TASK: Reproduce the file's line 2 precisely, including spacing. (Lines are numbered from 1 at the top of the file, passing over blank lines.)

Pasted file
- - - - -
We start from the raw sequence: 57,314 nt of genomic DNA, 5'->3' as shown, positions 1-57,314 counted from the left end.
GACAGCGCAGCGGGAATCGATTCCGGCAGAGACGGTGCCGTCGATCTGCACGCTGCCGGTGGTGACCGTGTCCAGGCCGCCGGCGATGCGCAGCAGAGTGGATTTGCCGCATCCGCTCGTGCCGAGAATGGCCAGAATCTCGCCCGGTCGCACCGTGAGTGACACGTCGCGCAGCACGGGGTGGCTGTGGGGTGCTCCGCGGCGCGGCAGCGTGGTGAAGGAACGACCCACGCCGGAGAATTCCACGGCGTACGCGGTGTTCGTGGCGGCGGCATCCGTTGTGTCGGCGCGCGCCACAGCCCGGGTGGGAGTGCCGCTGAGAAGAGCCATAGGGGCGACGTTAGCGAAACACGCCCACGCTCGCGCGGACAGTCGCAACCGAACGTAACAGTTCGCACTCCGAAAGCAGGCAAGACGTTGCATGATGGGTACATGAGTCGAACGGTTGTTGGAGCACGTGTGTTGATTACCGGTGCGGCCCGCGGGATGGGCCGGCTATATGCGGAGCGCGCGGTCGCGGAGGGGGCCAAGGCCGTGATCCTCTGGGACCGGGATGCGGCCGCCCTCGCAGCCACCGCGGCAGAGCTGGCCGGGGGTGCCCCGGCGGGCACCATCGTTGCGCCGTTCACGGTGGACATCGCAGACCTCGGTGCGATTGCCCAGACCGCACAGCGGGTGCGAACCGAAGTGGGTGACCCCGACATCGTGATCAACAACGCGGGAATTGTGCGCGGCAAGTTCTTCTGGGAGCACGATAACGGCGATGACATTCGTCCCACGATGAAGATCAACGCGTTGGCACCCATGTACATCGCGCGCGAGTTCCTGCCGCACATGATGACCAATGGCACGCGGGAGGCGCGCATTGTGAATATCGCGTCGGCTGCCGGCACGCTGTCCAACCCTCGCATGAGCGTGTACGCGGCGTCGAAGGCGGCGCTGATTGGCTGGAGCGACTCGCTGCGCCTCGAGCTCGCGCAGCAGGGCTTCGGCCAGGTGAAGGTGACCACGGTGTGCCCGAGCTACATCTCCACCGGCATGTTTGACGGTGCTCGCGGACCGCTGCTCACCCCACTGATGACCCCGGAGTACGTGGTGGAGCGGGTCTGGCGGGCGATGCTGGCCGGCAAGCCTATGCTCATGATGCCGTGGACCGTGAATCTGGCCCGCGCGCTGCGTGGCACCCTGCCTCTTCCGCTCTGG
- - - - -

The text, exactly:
GACAGCGCAGCGGGAATCGATTCCGGCAGAGACGGTGCCGTCGATCTGCACGCTGCCGGTGGTGACCGTGTCCAGGCCGCCGGCGATGCGCAGCAGAGTGGATTTGCCGCATCCGCTCGTGCCGAGAATGGCCAGAATCTCGCCCGGTCGCACCGTGAGTGACACGTCGCGCAGCACGGGGTGGCTGTGGGGTGCTCCGCGGCGCGGCAGCGTGGTGAAGGAACGACCCACGCCGGAGAATTCCACGGCGTACGCGGTGTTCGTGGCGGCGGCATCCGTTGTGTCGGCGCGCGCCACAGCCCGGGTGGGAGTGCCGCTGAGAAGAGCCATAGGGGCGACGTTAGCGAAACACGCCCACGCTCGCGCGGACAGTCGCAACCGAACGTAACAGTTCGCACTCCGAAAGCAGGCAAGACGTTGCATGATGGGTACATGAGTCGAACGGTTGTTGGAGCACGTGTGTTGATTACCGGTGCGGCCCGCGGGATGGGCCGGCTATATGCGGAGCGCGCGGTCGCGGAGGGGGCCAAGGCCGTGATCCTCTGGGACCGGGATGCGGCCGCCCTCGCAGCCACCGCGGCAGAGCTGGCCGGGGGTGCCCCGGCGGGCACCATCGTTGCGCCGTTCACGGTGGACATCGCAGACCTCGGTGCGATTGCCCAGACCGCACAGCGGGTGCGAACCGAAGTGGGTGACCCCGACATCGTGATCAACAACGCGGGAATTGTGCGCGGCAAGTTCTTCTGGGAGCACGATAACGGCGATGACATTCGTCCCACGATGAAGATCAACGCGTTGGCACCCATGTACATCGCGCGCGAGTTCCTGCCGCACATGATGACCAATGGCACGCGGGAGGCGCGCATTGTGAATATCGCGTCGGCTGCCGGCACGCTGTCCAACCCTCGCATGAGCGTGTACGCGGCGTCGAAGGCGGCGCTGATTGGCTGGAGCGACTCGCTGCGCCTCGAGCTCGCGCAGCAGGGCTTCGGCCAGGTGAAGGTGACCACGGTGTGCCCGAGCTACATCTCCACCGGCATGTTTGACGGTGCTCGCGGACCGCTGCTCACCCCACTGATGACCCCGGAGTACGTGGTGGAGCGGGTCTGGCGGGCGATGCTGGCCGGCAAGCCTATGCTCATGATGCCGTGGACCGTGAATCTGGCCCGCGCGCTGCGTGGCACCCTGCCTCTTCCGCTCTGG